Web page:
Hakka creative music can be divided into four types, namely popular songs, child songs, artistic songs and instrumentals.
Modern Hakka music in Taiwan has been influenced by Japanese and Western music. Plus the massive invasions of TV programs and videotapes in every household have seriously challenged traditional music and only child songs, nursery rhymes and modern Hakka popular music have remained popular.
Compared to Mandarin or Taiwanese songs, Hakka modern music counts as minority music popular only in Hakka towns in Taoyuan, Hsinchu, Miaoli and Meinong down south. Famous singers include Wu Sheng-chi, Lin Chan-yi, Deng Bai-cheng, Wei Hai-shan … etc. The better known Mei-dai, Chiou Chen, Chi Chiou-mei, Chen Ying-chieh, Luo Shi-fong and Peng Jia-hei are Hakka but they made their names by singing Mandarin or Taiwanese songs.
Hakka musicians who used to back up other people have now turned to sing in their mother tongue, such as the mixed album of the “New Formosa Music Band” by Chen Sheng and Huang Lien-yu and creations by Chen Yong-tao from Guan-hsi in Hsinchu and Hsieh Yu-wei from Hsin Wu in Taoyuan. Yan Chi-wen, an old-time producer of popular music, released the first Hakka music on the mainstream market – “Who’s There Singing the Mountain Song” 係麼人佇十唱山歌 in 1997. Currently there are also underground and alternative music such as “Hard Neck” and “Jiao-gong Band”, etc.
In child songs, Mr. Wu Chien-hong has written “Happy Spring Holiday”, “In the Moonlight”, “The Learned Man under the Moonlight”, “The Goat Turned 18”, “The Sick-looking Cowherd”, “三十暗晡個大月光” and “Morning Glories”, etc.
The most famous Hakka popular songs have to be “The Hakka” and “Pretty Girl”. Many Taiwanese and aborigines can also sing a few lines. The great influence of music is obvious.
Old and new and everywhere on earth, most popular songs depict emotions between men and women and modern Hakka popular songs are no exceptions. Besides love songs, Hakka pops also sing about the feelings between parents and children. Above all, the songs in early days about being away from and missing homes often reflected the reality back then.
In styles, Japanese popular music had a strong impact in the 70s and 80s. Everybody, in Taiwanese, Mandarin and Hakka, was dubbing Japanese popular tunes. Later the college campus folksong movement in Taiwan had an influence on the music scene and the lyrics were no longer limited to love and hate. The famous songs such as “Jie Wen” by Yan Chiwen’s “Shan-gou-tai Band” and “I’m Hakka Too” by Lu Jin-shou sang out worries about the Hakka language quickly fading away in Taiwan.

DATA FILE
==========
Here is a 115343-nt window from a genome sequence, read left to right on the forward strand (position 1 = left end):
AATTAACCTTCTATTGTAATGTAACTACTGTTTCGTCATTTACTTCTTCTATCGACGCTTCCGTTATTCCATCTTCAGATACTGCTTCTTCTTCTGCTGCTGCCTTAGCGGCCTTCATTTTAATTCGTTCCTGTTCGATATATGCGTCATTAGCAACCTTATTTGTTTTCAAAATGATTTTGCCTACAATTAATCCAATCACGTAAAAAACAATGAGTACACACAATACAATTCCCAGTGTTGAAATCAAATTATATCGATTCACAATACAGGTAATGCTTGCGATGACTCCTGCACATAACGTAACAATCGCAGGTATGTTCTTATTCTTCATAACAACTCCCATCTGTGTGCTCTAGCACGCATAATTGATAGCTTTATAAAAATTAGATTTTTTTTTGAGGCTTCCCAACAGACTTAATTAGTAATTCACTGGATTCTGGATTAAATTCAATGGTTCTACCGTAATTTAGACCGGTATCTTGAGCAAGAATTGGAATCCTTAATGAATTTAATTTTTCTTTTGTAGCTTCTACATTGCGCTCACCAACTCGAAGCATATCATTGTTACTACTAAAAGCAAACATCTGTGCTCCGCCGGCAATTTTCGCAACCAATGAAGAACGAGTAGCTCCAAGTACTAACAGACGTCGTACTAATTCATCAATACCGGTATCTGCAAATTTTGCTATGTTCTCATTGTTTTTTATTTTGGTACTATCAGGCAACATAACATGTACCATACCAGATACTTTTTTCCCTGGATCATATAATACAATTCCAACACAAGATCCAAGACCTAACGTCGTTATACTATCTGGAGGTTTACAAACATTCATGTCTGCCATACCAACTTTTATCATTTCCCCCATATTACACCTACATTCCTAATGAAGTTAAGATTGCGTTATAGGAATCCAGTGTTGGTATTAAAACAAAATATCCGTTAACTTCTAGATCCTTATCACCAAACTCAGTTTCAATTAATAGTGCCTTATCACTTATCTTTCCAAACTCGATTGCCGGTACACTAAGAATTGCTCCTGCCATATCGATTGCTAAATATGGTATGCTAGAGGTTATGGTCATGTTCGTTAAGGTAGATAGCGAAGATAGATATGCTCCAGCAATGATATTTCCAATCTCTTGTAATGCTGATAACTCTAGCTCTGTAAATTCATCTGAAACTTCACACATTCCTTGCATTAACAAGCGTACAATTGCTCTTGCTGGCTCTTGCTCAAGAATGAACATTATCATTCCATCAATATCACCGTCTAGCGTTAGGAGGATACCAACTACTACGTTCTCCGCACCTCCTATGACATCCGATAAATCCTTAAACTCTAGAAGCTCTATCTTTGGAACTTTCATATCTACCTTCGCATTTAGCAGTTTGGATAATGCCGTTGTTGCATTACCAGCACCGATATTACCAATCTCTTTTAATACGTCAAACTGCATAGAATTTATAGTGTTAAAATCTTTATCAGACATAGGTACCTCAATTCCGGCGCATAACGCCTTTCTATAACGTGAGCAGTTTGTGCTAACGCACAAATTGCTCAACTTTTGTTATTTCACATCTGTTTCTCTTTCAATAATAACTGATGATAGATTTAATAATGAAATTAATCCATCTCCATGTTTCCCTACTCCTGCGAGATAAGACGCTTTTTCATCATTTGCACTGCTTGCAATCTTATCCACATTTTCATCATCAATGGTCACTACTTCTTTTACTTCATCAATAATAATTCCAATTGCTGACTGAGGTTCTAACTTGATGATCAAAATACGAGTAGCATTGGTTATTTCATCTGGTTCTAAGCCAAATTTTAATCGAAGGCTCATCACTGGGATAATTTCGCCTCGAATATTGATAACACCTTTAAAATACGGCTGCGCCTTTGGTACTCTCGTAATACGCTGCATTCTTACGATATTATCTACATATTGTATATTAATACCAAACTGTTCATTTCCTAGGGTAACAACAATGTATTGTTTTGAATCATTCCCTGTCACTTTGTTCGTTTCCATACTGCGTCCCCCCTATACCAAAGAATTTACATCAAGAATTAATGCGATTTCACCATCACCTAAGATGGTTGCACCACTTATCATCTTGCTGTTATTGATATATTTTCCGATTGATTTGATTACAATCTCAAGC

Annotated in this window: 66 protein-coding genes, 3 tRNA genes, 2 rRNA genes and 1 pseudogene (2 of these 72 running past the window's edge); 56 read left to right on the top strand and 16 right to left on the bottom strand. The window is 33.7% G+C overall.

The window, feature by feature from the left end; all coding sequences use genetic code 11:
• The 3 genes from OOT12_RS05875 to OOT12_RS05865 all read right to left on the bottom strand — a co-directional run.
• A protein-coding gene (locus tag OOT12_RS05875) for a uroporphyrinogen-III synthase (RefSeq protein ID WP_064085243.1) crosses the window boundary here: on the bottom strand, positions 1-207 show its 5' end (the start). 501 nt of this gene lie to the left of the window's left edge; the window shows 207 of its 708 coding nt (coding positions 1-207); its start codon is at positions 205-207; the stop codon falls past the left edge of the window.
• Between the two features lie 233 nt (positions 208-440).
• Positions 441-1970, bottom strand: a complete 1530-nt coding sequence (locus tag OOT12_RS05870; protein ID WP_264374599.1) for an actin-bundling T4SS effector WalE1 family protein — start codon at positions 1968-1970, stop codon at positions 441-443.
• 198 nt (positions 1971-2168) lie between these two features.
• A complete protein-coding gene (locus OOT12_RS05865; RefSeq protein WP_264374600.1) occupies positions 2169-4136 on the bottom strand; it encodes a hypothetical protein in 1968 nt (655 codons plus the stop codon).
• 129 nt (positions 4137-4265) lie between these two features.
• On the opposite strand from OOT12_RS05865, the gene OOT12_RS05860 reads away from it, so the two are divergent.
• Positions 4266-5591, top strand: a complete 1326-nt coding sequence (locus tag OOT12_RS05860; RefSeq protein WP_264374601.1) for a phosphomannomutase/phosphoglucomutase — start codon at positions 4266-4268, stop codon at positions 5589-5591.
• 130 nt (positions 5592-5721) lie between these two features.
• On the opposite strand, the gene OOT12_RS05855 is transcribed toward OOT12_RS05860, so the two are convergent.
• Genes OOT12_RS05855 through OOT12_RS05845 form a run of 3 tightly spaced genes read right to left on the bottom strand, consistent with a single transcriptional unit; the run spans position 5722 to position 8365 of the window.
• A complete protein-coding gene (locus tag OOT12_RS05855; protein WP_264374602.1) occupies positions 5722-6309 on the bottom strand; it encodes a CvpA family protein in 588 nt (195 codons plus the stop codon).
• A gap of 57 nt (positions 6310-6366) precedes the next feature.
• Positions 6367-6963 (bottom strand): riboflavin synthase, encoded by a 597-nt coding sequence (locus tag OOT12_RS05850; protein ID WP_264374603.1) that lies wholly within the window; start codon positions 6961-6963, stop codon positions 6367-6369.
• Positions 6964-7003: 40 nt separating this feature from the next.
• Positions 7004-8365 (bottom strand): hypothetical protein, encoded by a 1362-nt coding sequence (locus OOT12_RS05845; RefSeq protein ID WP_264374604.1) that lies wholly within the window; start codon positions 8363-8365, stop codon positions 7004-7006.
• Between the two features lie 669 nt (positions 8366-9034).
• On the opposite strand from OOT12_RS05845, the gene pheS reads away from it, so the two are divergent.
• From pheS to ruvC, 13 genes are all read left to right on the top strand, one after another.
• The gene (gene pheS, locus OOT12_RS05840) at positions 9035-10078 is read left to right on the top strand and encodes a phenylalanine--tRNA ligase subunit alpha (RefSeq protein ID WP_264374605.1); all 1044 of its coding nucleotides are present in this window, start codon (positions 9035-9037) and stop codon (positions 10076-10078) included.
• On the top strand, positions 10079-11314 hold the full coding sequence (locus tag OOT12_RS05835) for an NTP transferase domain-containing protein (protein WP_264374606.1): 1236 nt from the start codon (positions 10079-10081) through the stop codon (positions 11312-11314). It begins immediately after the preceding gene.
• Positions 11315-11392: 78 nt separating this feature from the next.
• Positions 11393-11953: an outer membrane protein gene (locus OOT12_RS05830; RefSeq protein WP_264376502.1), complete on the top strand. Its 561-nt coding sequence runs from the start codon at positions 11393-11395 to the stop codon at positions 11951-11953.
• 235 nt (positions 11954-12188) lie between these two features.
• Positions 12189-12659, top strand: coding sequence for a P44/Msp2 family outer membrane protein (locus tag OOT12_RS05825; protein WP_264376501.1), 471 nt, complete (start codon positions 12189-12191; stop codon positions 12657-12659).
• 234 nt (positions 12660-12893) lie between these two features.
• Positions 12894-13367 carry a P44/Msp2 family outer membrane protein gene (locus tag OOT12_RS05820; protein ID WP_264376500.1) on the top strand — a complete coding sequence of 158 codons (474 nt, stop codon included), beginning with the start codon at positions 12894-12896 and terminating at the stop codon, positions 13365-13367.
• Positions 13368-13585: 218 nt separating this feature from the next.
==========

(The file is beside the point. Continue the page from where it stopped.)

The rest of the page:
The commonness and easiness of popular music can exert deep influence on the preservation of the Hakka language and traditions. This should not be ignored.
The neglect of native tongue education in the last forty years in Taiwan had created gaps in traditional Taiwanese, Hakka and aborigine music. It was not until recent years did Hakka teachers engaged in child education and child poetry writing begin to write songs for children. Some sing about mom and dad; some personify plants and animals. All these subjects are appropriate for child experience and psychology.
These works not only meet the demand of learning for Hakka children’s rhyme recitation. They also carry the significance of passing down the Hakka language and culture.
Starting in the Japanese Occupation, Hakka music workers also received influence from Western music. They began to create operas, solo and choir songs under the framework of Western music. Over the last ten odd years, the surfacing of local ideology turned Western-educated Hakka music workers, such as Hsu Song-ren, Hsu Song-rong, Ceng Hsing-kwei and Shen Jin-tang, etc. to make new experiments with traditional Hakka music. They combine Hakka mountain songs with Western music elements like solo piano, woodwind quintet and orchestrated music to recompile them, or even create new music, to give new life to Hakka mountain songs and other traditional music.
During the Japanese Occupation, at the beginning of the 20th century, Western music started to have comprehensive influence on Taiwan music. For over a hundred years, the music circle in Taiwan has learned the grasps of Western music composition skills, created Western style masterpieces and even infused them with Chinese music traditions for originality. In music forms, excellent works can be found in choir songs, chamber music, orchestra music or opera. This shows the efforts and ability of musicians in Taiwan. Hakka musicians have not been absent in the movement. Among the musicians in the Japanese Era, Mr. Kuo Chi-yuen, having mastered in composition, is the best example. He created a great variety of works, except instrumentals such as orchestrated, chamber and piano music. Deng Yu-hsien and Chang Fu-hsing are two other famous Hakka musicians from the same period. In modern days, more Hakka musicians have devoted themselves to writing instrumental music and added more styles.